In the twenty years that Professor Young taught in American Studies she served several terms as undergraduate advisor and as graduate director. She has also served on numerous graduate admissions and faculty search committees. She directed some 30-plus dissertations in American Studies and directed 20-plus MA theses. She has received numerous awards, which included being selected as UNM Regents Lecturer from 1995-1998. In all, Professor Young has supplied American Studies at UNM with those greatest of values: intellectual openness and compassion for her students. She has been a fine colleague and her retirement signals a major loss in American Studies.

Professor Vera Norwood, former American Studies department chair, had been serving as Senior Associate Dean of the College since 1999 and was named Interim Dean of the College of Arts and Sciences in April 2005. Alongside her administrative duties Professor Norwood continued to advise and direct a limited number of graduate students in American Studies and her position of leadership in the College had the additional effect of providing greater visibility for the Department.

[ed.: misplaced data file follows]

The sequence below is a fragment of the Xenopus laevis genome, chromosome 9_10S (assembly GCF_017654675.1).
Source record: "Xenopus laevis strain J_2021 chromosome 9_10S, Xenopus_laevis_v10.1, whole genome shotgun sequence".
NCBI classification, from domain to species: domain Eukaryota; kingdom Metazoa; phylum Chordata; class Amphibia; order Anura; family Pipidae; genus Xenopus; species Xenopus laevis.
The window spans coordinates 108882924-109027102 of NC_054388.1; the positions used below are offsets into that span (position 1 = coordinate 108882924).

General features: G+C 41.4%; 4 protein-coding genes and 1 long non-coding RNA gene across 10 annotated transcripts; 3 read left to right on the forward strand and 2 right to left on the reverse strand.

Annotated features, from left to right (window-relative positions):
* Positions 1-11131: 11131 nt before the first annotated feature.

Lingering concerns regarding faculty turnover in American Studies subsided with the successful early promotion and tenure bid of Professor Alex Lubin in 2007 and with the successful tenure of Professor Rebecca Schreiber two years later.

Two bountiful hiring years cycles and a string of standard replacement hires would eventually convert American Studies from a small to a mid-size department in American Studies in the College of Arts and Sciences. In 2006-2007 American Studies carried out two national searches for joint-appointments—one with Women Studies and the other with the Chicano/Hispano/Mexicano Studies Program. Splitting FTE hires into .50 probationary hires figured as a new terrain for the Department. These interdepartmental collaborations began to open up American Studies to new cross-disciplinary, cross-College expansion. The first of these positions filled a gap in Gender and Sexuality Studies that had existed at UNM for some time.